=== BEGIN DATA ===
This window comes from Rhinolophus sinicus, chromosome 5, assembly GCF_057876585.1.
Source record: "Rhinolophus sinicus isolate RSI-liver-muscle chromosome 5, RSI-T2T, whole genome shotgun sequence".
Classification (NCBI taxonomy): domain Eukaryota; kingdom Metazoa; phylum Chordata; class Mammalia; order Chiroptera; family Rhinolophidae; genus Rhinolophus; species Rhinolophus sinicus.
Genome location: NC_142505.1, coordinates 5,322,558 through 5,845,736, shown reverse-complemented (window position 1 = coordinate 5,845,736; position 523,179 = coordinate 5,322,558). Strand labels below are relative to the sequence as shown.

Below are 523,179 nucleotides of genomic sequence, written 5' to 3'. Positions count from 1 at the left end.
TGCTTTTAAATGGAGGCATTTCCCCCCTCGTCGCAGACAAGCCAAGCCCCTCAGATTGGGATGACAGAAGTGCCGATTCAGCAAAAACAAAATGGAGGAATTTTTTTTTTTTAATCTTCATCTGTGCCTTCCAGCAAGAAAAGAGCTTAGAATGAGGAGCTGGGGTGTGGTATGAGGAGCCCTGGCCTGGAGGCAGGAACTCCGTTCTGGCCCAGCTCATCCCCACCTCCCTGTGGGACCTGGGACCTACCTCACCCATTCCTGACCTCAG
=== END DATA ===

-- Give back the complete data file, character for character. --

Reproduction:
This window comes from Rhinolophus sinicus, chromosome 5, assembly GCF_057876585.1.
Source record: "Rhinolophus sinicus isolate RSI-liver-muscle chromosome 5, RSI-T2T, whole genome shotgun sequence".
Classification (NCBI taxonomy): domain Eukaryota; kingdom Metazoa; phylum Chordata; class Mammalia; order Chiroptera; family Rhinolophidae; genus Rhinolophus; species Rhinolophus sinicus.
Genome location: NC_142505.1, coordinates 5,322,558 through 5,845,736, shown reverse-complemented (window position 1 = coordinate 5,845,736; position 523,179 = coordinate 5,322,558). Strand labels below are relative to the sequence as shown.

Below are 523,179 nucleotides of genomic sequence, written 5' to 3'. Positions count from 1 at the left end.
TGCTTTTAAATGGAGGCATTTCCCCCCTCGTCGCAGACAAGCCAAGCCCCTCAGATTGGGATGACAGAAGTGCCGATTCAGCAAAAACAAAATGGAGGAATTTTTTTTTTTTAATCTTCATCTGTGCCTTCCAGCAAGAAAAGAGCTTAGAATGAGGAGCTGGGGTGTGGTATGAGGAGCCCTGGCCTGGAGGCAGGAACTCCGTTCTGGCCCAGCTCATCCCCACCTCCCTGTGGGACCTGGGACCTACCTCACCCATTCCTGACCTCAG